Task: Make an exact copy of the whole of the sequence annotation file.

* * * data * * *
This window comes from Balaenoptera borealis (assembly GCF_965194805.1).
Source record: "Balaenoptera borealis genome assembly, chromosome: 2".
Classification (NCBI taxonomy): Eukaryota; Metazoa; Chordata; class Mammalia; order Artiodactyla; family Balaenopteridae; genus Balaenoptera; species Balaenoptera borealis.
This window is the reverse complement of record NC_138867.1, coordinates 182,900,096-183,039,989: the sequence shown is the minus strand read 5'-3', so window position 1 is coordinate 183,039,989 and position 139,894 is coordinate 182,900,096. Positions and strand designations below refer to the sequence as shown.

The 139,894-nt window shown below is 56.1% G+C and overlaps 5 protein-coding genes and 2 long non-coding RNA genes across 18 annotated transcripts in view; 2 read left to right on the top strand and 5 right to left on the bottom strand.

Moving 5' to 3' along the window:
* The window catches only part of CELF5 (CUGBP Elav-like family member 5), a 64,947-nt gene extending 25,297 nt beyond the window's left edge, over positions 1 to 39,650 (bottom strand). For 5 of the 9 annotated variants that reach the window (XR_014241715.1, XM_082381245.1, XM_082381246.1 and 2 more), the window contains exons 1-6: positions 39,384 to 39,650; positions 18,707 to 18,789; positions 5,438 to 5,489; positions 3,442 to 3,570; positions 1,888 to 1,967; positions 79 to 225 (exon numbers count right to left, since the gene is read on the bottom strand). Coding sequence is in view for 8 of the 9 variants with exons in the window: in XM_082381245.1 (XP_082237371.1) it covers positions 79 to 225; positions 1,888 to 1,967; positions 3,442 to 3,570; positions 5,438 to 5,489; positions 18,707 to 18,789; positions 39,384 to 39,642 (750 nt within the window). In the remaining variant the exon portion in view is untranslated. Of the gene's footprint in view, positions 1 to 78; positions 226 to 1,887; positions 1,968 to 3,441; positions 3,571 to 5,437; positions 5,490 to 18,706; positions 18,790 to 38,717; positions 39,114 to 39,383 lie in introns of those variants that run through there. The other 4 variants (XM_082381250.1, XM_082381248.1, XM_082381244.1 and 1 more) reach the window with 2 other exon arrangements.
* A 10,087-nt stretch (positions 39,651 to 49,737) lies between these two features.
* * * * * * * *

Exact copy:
This window comes from Balaenoptera borealis (assembly GCF_965194805.1).
Source record: "Balaenoptera borealis genome assembly, chromosome: 2".
Classification (NCBI taxonomy): Eukaryota; Metazoa; Chordata; class Mammalia; order Artiodactyla; family Balaenopteridae; genus Balaenoptera; species Balaenoptera borealis.
This window is the reverse complement of record NC_138867.1, coordinates 182,900,096-183,039,989: the sequence shown is the minus strand read 5'-3', so window position 1 is coordinate 183,039,989 and position 139,894 is coordinate 182,900,096. Positions and strand designations below refer to the sequence as shown.

The 139,894-nt window shown below is 56.1% G+C and overlaps 5 protein-coding genes and 2 long non-coding RNA genes across 18 annotated transcripts in view; 2 read left to right on the top strand and 5 right to left on the bottom strand.

Moving 5' to 3' along the window:
* The window catches only part of CELF5 (CUGBP Elav-like family member 5), a 64,947-nt gene extending 25,297 nt beyond the window's left edge, over positions 1 to 39,650 (bottom strand). For 5 of the 9 annotated variants that reach the window (XR_014241715.1, XM_082381245.1, XM_082381246.1 and 2 more), the window contains exons 1-6: positions 39,384 to 39,650; positions 18,707 to 18,789; positions 5,438 to 5,489; positions 3,442 to 3,570; positions 1,888 to 1,967; positions 79 to 225 (exon numbers count right to left, since the gene is read on the bottom strand). Coding sequence is in view for 8 of the 9 variants with exons in the window: in XM_082381245.1 (XP_082237371.1) it covers positions 79 to 225; positions 1,888 to 1,967; positions 3,442 to 3,570; positions 5,438 to 5,489; positions 18,707 to 18,789; positions 39,384 to 39,642 (750 nt within the window). In the remaining variant the exon portion in view is untranslated. Of the gene's footprint in view, positions 1 to 78; positions 226 to 1,887; positions 1,968 to 3,441; positions 3,571 to 5,437; positions 5,490 to 18,706; positions 18,790 to 38,717; positions 39,114 to 39,383 lie in introns of those variants that run through there. The other 4 variants (XM_082381250.1, XM_082381248.1, XM_082381244.1 and 1 more) reach the window with 2 other exon arrangements.
* A 10,087-nt stretch (positions 39,651 to 49,737) lies between these two features.